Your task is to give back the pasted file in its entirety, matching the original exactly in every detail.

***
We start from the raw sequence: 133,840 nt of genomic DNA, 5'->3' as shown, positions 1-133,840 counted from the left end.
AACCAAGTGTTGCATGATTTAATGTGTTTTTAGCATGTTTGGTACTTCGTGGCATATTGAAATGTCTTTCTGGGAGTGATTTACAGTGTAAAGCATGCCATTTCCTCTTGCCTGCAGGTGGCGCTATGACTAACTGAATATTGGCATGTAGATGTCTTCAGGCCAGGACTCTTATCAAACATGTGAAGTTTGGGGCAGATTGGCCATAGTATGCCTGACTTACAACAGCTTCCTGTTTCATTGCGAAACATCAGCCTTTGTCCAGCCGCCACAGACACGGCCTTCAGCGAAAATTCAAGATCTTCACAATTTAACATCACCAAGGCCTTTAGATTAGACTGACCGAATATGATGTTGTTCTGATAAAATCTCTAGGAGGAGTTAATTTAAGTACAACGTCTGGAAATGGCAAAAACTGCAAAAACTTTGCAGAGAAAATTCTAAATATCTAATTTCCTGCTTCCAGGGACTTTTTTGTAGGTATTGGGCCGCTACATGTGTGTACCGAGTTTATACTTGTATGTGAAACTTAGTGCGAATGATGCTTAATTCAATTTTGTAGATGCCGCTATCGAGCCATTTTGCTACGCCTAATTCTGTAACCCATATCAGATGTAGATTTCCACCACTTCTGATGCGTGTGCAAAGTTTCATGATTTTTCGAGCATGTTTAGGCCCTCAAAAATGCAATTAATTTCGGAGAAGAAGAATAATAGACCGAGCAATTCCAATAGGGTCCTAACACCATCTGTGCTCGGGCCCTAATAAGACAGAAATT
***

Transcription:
We start from the raw sequence: 133,840 nt of genomic DNA, 5'->3' as shown, positions 1-133,840 counted from the left end.
AACCAAGTGTTGCATGATTTAATGTGTTTTTAGCATGTTTGGTACTTCGTGGCATATTGAAATGTCTTTCTGGGAGTGATTTACAGTGTAAAGCATGCCATTTCCTCTTGCCTGCAGGTGGCGCTATGACTAACTGAATATTGGCATGTAGATGTCTTCAGGCCAGGACTCTTATCAAACATGTGAAGTTTGGGGCAGATTGGCCATAGTATGCCTGACTTACAACAGCTTCCTGTTTCATTGCGAAACATCAGCCTTTGTCCAGCCGCCACAGACACGGCCTTCAGCGAAAATTCAAGATCTTCACAATTTAACATCACCAAGGCCTTTAGATTAGACTGACCGAATATGATGTTGTTCTGATAAAATCTCTAGGAGGAGTTAATTTAAGTACAACGTCTGGAAATGGCAAAAACTGCAAAAACTTTGCAGAGAAAATTCTAAATATCTAATTTCCTGCTTCCAGGGACTTTTTTGTAGGTATTGGGCCGCTACATGTGTGTACCGAGTTTATACTTGTATGTGAAACTTAGTGCGAATGATGCTTAATTCAATTTTGTAGATGCCGCTATCGAGCCATTTTGCTACGCCTAATTCTGTAACCCATATCAGATGTAGATTTCCACCACTTCTGATGCGTGTGCAAAGTTTCATGATTTTTCGAGCATGTTTAGGCCCTCAAAAATGCAATTAATTTCGGAGAAGAAGAATAATAGACCGAGCAATTCCAATAGGGTCCTAACACCATCTGTGCTCGGGCCCTAATAAGACAGAAATT